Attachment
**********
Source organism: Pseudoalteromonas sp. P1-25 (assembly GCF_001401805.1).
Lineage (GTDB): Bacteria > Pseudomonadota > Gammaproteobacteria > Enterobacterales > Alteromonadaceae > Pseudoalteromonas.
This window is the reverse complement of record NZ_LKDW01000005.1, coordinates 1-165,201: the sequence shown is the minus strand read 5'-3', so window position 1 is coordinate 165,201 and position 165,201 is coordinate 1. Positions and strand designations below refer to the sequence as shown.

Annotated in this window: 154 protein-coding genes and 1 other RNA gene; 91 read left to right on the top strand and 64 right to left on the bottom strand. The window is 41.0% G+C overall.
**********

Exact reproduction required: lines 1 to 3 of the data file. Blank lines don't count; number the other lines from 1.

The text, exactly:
Source organism: Pseudoalteromonas sp. P1-25 (assembly GCF_001401805.1).
Lineage (GTDB): Bacteria > Pseudomonadota > Gammaproteobacteria > Enterobacterales > Alteromonadaceae > Pseudoalteromonas.
This window is the reverse complement of record NZ_LKDW01000005.1, coordinates 1-165,201: the sequence shown is the minus strand read 5'-3', so window position 1 is coordinate 165,201 and position 165,201 is coordinate 1. Positions and strand designations below refer to the sequence as shown.